As I understand it, this approach should not be assimilated to the ‘aporetic’ reading, which sees Aristotle as a protagonist of an essentially inconclusive, aporetic, provisional and thus open inquiry Such a reading was advocated not so long ago by Werner Jaeger, Jean-Marie Le Blond, Gwilym E. L. Owen, and Pierre Aubenque, for whom the aporia presents itself as a method, so that the dialectical method ought to be conceived as an aporetic method.6 On the contrary, continuing in the footsteps of Giovanni Reale, Professor Migliori and the translators consider Aristotelian discourse as structurally or formally polyhedric (i.e. multiform), the same problem being proposed from multiple angles, giving rise to manifold solutions, but always with reference to a dialectical unity.7
Regarding the individual treatises: to the question whether the categories concern classes of beings or just significant words, Marina Bernardini answers not either or, but both. The categories concern words that signify beings as significant — this is the same answer given by the Late Neoplatonist Simplicius (In Cat. 16, 19–21). Moreover, for Bernardini, the Categories are a sort of didactic manual (p. 13), like Metaphysics 5 (Delta). In this, she is close to Richard Bodéüs’ opinion, according to which the Categories are an introduction to certain dialectical issues. As for the Topics and its treatment of dialectic, Fermani denotes Aristotle’s theory of dialectic as dialogical (p. 1125), being a “borderline” science (p. 1129), since it has relations with sophistry and the eristic methods on one side and philosophy on the other.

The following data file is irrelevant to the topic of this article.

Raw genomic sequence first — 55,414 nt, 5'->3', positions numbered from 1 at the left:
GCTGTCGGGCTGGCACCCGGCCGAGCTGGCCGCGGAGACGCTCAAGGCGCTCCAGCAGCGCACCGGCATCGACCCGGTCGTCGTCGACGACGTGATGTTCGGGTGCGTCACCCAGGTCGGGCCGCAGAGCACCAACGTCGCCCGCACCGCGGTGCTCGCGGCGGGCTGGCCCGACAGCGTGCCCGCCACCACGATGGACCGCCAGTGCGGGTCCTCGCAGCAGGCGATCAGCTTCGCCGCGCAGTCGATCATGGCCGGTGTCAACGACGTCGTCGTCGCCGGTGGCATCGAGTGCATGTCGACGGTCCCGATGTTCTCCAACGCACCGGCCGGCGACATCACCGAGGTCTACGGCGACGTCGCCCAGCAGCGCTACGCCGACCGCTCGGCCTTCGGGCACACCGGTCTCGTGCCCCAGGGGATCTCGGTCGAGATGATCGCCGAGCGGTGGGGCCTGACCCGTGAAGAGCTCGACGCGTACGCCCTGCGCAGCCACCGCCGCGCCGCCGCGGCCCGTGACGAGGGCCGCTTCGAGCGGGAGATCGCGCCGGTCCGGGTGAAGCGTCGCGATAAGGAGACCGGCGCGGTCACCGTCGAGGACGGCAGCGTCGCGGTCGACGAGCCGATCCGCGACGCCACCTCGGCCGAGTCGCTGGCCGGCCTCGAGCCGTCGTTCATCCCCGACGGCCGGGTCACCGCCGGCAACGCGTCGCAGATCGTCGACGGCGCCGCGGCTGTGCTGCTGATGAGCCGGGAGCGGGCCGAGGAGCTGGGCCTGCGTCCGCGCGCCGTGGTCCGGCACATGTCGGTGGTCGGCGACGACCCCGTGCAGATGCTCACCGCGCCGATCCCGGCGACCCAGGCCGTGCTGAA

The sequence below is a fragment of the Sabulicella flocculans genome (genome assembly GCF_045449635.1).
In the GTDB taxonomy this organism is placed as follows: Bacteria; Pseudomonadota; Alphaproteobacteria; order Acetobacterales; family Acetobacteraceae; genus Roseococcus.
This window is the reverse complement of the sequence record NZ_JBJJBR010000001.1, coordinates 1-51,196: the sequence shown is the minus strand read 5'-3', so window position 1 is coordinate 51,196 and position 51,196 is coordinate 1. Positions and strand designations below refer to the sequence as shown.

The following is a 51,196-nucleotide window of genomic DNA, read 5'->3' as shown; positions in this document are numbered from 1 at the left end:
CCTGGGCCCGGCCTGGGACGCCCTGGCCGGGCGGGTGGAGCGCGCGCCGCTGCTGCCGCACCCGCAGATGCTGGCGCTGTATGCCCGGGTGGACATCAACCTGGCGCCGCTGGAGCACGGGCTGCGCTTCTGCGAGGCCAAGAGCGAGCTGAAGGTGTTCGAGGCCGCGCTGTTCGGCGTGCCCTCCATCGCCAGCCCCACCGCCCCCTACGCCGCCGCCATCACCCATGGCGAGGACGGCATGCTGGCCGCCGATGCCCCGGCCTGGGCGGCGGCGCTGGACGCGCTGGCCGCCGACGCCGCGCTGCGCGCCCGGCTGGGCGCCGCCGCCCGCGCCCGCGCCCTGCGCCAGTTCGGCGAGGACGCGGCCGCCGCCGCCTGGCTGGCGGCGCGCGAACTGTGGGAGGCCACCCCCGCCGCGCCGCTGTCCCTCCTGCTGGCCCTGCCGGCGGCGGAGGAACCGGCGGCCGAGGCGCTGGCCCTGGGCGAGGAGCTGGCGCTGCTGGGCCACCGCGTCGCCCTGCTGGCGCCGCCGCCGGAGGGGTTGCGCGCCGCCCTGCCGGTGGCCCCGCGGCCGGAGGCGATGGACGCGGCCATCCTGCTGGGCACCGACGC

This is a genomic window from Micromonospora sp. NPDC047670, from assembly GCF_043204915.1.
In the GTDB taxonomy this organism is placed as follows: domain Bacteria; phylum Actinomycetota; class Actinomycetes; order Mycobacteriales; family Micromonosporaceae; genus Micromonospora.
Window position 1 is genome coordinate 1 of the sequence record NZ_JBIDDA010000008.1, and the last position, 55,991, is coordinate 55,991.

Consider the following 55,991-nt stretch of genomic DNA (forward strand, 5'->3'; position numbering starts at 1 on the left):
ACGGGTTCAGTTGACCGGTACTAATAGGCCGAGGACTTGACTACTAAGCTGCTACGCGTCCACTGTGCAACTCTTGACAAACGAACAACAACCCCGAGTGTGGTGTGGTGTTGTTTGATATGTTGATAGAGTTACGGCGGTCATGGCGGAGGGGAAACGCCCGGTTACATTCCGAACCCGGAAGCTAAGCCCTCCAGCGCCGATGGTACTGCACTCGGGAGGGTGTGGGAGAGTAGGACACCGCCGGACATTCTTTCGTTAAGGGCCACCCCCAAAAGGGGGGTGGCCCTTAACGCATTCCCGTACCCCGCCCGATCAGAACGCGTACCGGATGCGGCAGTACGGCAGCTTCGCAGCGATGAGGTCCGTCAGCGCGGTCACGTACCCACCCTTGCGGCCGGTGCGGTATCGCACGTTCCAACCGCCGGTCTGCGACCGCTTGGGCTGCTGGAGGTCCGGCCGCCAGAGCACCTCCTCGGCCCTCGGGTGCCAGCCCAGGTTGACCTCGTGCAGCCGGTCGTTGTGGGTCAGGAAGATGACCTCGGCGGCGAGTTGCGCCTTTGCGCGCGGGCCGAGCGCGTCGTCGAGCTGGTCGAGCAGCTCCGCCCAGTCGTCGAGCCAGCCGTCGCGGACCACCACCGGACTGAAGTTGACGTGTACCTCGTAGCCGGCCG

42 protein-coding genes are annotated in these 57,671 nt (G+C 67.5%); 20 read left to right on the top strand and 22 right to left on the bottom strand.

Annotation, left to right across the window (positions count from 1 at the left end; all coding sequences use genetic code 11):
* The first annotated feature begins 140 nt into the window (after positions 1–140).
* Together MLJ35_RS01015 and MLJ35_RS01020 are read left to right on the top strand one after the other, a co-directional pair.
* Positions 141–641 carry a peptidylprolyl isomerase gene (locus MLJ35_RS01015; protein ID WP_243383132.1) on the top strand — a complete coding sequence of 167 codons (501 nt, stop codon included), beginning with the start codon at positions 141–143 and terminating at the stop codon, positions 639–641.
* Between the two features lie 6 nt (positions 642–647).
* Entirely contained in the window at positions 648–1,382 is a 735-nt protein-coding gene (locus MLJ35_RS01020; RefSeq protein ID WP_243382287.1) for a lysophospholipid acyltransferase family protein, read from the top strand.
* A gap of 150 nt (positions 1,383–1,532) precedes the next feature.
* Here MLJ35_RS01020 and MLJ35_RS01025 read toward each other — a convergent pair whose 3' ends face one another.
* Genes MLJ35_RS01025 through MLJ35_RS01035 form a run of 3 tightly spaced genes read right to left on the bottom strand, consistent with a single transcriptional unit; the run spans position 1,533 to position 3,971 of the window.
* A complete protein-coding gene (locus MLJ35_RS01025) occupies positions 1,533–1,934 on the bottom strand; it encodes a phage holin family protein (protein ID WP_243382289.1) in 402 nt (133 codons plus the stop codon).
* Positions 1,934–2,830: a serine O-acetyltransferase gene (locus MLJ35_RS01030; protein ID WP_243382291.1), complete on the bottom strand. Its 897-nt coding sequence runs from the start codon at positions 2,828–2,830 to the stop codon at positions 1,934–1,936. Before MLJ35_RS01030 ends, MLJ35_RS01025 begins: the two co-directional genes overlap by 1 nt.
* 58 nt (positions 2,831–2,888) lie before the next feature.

All in all, this edition is a welcome and useful supplement not only to the study of Aristotle’s logic, but to his philosophy as a whole.
1. There are two other complete Italian translations of the Organon: Giorgio Colli, Organon, Torino: Einaudi, 1955 and Marcello Zanatta, Organon, 2 vols., Torino: UTET, 1996.
2. L. Minio-Paluello, Aristotelis Categoriae et Liber De Interpretatione, Oxford: Oxford University Press, 1949; W. D. Ross (ed), Analytica Priora et Posteriora, Oxford: Clarendon Press, 1964; W. D. Ross (ed), Aristotelis Topica et Sophistici Elenchi, Oxford: Oxford University Press, 1958 (19867).
3. R. Bodéüs (ed. and trans.), Aristote, Catégories, Paris: Belles Lettres, 2001; J. Brunschwig (ed. and trans.), Aristote, Topiques. Tome I. Livres I–IV, Paris: Belles Lettres, 1967 and Aristote, Topiques. Tome II. Livres V–VIII, Paris: Belles Lettres, 2007.
4. Maurizio Migliori, Il Disordine ordinato: la filosofia dialettica di Platone. Vol. I: Dialettica, metafisica e cosmologia. Vol. II: Dall’anima alla prassi etica e politica. Brescia: Editrice Morcelliana, 2013. BMCR 2014.08.40.
5. See now the studies in E. Cattanei, A. Fermani, M. Migliori (eds.), By the Sophists to Aristotle Through Plato. The Necessity and Utility of a Multifocal Approach (Sankt Augustin: Academia Verlag, 2016).
6. See, for example, the refutations of the ‘aporetic’ thesis, especially regarding the inquiries in Metaphysics, by Terence H. Irwin (Aristotle’s First Principles, Oxford: Oxford University Press, 1988) and Giovanni Reale (Il concetto di «filosofia prima» e l’unità della Metafisica di Aristotele, Milano: Vita & Pensiero, 1994 ). It must be mentioned that Aubenque does not suggest that all aporiai are unresolvable, but especially the ones regarding the question of being.
7. See G. Reale, Introduzione, traduzione e commentario della Metafisica di Aristotele, Milano: Bompiani, 2004, p. xcv.